This is now the third revival of Arion. The journal began in Austin, as a publication of the Dean of the Graduate School, University of Texas, in the Spring of 1962, and continued there through the Winter of 1970 (actually that Winter issue was published in 1972) as vols. 1-9, no. 4. It moved, along with John Silber and some of the Texas Classics faculty to Boston University, where it appeared as the New Series, beginning in the Spring of 1973 and lasting until the Spring of 1976 as NS v. 1-3, no. 4. During these periods it was a quarterly. The editorial from the first issue is instructive: The editorial statement noted that the study of classics was endangered by two groups. Those who engaged in scholarship (here called “philology”) and by those engaged in criticism (belle-lettrists). No longer are classicists involved in the Common Pursuit (the editor’s capitals). 1 What the new journal was seeking was the creation of a “tertium quid” between scholarship and criticism, taking into account the developments in criticism in the twentieth century, and extending the study of classics to all areas of modern cultural life. As the editor put it, “to define precisely what lies at this center is not our purpose here: whether it is called applied scholarship or general cultural criticism…” Although the editor objects to the criticism of the appreciative kind, no examples are offered, and the animus is directed to philologists who are exemplified by Denys Page (Regius Professor of Greek, Cambridge—the editor is careful to include his title). Professor Page who “can publish editions of Aeschylus and Sappho, in which he can show us that he has little understanding of the role of metaphor in poetry or the nature of poetic speech.” Two examples of this horror are referred to in a footnote: Page’s note in his edition of Aeschylus Agamemnon to line 58 where Page is unaware of the notions of tenor and vehicle in metaphor; and his dismissal (in Sappho and Alcaeus) of the comparison of Anactoria to a military host. I must observe that Sappho and Alcaeus, published in 1955, is still the only book in English that offers a full study and commentary on the extant fragments. It may be, as someone suggested to me, that as so often a bad book preempts the field, but surely it says something about our discipline that three and a half decades have passed and no one has taken up the challenge. Looking back at this editorial statement today first with the eye of a text critic (aka philologist), I note that the phrase “Common Pursuit” comes from T.S. Eliot’s essay, “The Function of Criticism,” written in 1923, and used as the title of a book by F.R. Leavis in 1952. 2 The same notion of the “common pursuit” pervades a much longer essay by Carne-Ross that in a sense serves as the editorial opening the new series of Arion [NS 1 (Spring 1973): 7-66]. Carne-Ross’s essay, however, unlike its predecessor, is predicated on the new situation in intellectual life in the United States, that the university is the only place where literature and the humanities are studied and appreciated. The mention of Leavis and the common pursuit makes me realize how much Arion, at least in its first two manifestations, reflected some of the aims and ideals of Leavis’ journal Scrutiny. Indeed one of the constant contributors to Arion in its early years was H. A. Mason, whose work appeared in Scrutiny already in the 1930s. In a retrospective collection of essays and reviews (The Importance of Scrutiny, NY: George W. Stewart, 1948), the editor, Eric Bentley, offers remarks in his preface that sound much like the editorials mentioned above, “…[P]rofessionals are chiefly either scholars who write solely on the background of literature or belle trists who skate—often very dexterously—over its surface. The professor who delivers a daily literary lecture and the ‘critic’ who writes a weekly literary article are usually people who have learned to master the occasion by avoiding the subject” (xx). Leavis’ doctrine, he continues (xxii) assumes “that literature means something, that the meaning or content is bound up with style or form, and may therefore be discovered by the trained sensibility.”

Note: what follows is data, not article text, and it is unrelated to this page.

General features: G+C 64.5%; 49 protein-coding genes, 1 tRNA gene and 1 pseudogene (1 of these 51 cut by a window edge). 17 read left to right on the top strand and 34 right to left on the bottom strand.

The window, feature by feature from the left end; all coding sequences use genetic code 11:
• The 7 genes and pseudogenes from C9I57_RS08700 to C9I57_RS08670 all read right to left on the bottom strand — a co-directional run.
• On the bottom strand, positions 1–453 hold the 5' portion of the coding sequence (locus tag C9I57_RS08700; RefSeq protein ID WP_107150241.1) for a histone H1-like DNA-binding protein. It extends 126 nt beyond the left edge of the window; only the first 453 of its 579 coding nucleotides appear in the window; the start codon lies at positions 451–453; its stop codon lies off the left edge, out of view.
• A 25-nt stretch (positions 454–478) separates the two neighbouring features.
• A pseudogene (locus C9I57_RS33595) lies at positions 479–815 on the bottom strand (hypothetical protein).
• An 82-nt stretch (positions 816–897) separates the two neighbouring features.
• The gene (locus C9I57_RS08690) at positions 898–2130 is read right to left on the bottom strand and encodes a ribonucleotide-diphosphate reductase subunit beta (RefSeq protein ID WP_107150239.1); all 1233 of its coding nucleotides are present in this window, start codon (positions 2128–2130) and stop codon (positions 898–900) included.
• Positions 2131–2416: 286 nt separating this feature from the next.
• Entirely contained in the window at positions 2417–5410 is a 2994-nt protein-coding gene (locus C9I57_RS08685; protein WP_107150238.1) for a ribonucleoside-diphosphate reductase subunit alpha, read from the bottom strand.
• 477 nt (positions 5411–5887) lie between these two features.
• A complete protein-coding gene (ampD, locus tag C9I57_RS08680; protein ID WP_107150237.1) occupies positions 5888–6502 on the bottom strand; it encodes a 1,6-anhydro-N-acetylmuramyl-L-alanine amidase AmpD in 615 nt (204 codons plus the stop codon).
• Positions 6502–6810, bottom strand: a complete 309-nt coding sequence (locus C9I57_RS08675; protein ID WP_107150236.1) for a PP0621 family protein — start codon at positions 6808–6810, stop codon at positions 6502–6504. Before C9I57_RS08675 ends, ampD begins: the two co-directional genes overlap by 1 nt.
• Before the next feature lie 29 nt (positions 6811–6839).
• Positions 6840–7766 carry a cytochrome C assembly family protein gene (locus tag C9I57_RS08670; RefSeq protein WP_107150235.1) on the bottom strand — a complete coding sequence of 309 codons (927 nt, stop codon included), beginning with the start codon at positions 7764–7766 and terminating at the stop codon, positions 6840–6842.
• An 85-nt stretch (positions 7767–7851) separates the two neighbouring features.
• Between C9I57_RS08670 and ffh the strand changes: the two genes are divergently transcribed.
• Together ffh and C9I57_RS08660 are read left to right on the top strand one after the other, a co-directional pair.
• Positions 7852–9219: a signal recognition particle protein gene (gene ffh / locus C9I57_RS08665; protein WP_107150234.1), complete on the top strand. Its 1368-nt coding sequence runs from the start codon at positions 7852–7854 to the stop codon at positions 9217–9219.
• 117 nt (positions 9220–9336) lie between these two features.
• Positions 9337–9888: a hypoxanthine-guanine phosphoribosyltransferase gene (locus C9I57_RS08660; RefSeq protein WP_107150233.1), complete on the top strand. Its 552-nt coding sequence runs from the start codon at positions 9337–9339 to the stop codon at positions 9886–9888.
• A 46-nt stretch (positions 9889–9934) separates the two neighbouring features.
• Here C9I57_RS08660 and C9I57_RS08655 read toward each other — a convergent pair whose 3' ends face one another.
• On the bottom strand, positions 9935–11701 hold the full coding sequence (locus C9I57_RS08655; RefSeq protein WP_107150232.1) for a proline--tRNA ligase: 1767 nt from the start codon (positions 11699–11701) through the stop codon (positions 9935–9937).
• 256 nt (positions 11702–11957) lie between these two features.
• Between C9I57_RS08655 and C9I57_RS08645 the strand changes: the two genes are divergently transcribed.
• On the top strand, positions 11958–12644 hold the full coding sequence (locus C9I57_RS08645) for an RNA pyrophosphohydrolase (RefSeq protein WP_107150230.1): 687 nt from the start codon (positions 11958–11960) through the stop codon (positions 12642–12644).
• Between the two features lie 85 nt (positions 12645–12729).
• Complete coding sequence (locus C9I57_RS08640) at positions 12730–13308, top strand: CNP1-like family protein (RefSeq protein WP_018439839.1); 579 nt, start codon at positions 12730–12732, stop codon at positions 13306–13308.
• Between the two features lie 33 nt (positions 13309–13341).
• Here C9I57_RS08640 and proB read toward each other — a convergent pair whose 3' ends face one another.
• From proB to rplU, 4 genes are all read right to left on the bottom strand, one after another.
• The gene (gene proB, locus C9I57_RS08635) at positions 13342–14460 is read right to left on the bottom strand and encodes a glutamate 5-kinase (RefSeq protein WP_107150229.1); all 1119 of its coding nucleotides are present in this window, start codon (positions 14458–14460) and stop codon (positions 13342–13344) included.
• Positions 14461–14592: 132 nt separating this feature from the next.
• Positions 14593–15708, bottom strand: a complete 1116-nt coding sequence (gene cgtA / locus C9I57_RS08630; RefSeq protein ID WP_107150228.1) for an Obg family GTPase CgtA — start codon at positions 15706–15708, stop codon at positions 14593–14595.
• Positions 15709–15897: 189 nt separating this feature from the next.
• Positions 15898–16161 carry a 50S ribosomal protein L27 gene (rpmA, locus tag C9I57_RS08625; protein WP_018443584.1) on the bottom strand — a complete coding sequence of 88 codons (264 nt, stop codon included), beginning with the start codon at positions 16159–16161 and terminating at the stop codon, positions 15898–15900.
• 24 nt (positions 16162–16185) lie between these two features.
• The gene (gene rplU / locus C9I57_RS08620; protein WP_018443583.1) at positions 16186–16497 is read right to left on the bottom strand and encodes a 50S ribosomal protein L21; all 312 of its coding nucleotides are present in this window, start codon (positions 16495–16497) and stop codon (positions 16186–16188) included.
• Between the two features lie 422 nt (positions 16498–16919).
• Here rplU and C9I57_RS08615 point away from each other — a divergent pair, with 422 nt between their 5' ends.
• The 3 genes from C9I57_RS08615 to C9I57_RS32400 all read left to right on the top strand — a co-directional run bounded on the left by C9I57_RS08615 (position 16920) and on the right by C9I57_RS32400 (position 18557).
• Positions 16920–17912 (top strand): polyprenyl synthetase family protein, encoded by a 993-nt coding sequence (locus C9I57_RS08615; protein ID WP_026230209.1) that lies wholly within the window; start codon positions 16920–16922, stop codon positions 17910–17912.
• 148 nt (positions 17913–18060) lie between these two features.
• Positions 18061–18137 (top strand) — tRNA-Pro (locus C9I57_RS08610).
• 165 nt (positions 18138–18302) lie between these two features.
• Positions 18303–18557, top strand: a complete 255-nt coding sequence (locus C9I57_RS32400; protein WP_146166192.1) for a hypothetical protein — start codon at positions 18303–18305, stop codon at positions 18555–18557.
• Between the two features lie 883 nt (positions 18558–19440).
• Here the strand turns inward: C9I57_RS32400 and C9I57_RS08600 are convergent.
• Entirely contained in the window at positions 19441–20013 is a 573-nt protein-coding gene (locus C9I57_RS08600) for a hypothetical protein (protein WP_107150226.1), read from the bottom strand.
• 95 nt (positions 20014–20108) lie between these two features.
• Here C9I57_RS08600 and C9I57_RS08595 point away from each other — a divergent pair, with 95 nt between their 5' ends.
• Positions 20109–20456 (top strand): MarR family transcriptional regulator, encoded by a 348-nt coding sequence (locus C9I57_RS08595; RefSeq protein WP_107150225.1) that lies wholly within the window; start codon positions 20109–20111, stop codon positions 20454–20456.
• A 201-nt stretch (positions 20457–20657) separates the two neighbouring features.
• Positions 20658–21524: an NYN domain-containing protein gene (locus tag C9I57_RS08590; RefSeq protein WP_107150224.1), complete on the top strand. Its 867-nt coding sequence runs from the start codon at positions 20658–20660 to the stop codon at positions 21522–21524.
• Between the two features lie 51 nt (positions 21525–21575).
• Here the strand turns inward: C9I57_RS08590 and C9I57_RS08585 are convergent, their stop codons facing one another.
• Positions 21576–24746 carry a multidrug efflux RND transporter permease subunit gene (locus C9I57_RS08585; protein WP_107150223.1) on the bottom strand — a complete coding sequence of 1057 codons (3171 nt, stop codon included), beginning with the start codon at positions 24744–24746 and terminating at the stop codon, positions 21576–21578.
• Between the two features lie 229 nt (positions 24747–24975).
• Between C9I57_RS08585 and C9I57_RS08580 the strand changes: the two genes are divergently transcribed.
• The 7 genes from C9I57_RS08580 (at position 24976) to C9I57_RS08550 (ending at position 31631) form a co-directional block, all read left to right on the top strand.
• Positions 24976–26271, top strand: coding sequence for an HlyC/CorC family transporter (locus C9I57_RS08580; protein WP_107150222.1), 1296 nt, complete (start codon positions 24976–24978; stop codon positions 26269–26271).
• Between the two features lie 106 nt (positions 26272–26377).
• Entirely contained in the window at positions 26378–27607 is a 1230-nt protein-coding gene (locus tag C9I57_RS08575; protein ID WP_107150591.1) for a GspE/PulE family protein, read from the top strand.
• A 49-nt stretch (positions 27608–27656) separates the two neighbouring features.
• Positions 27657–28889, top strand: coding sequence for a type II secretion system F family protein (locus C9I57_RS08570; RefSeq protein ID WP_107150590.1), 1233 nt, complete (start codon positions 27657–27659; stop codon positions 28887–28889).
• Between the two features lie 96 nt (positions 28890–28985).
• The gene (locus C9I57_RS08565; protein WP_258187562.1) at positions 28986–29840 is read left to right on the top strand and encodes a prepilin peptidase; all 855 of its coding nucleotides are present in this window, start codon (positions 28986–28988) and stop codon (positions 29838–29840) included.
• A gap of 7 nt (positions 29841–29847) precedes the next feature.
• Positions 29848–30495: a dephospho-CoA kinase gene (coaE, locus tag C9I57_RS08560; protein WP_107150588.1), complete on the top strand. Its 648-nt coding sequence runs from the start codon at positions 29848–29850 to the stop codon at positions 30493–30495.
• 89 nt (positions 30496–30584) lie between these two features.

The editorial statement of Arion 3rd Series [1.1 (Winter 1990): 5-8] wishes the journal to continue to represent the same tertium quid but acknowledges that the two poles are vanishing: philology is dead or dying (“One must be hesitant about attacking people who do know some Latin or Greek at a time when so few know any at all” ), and postmodern criticism is hermetic (“We will not be coerced into conforming … to the ‘new’ metaphysic and ideological absolutism of contemporary theory” ).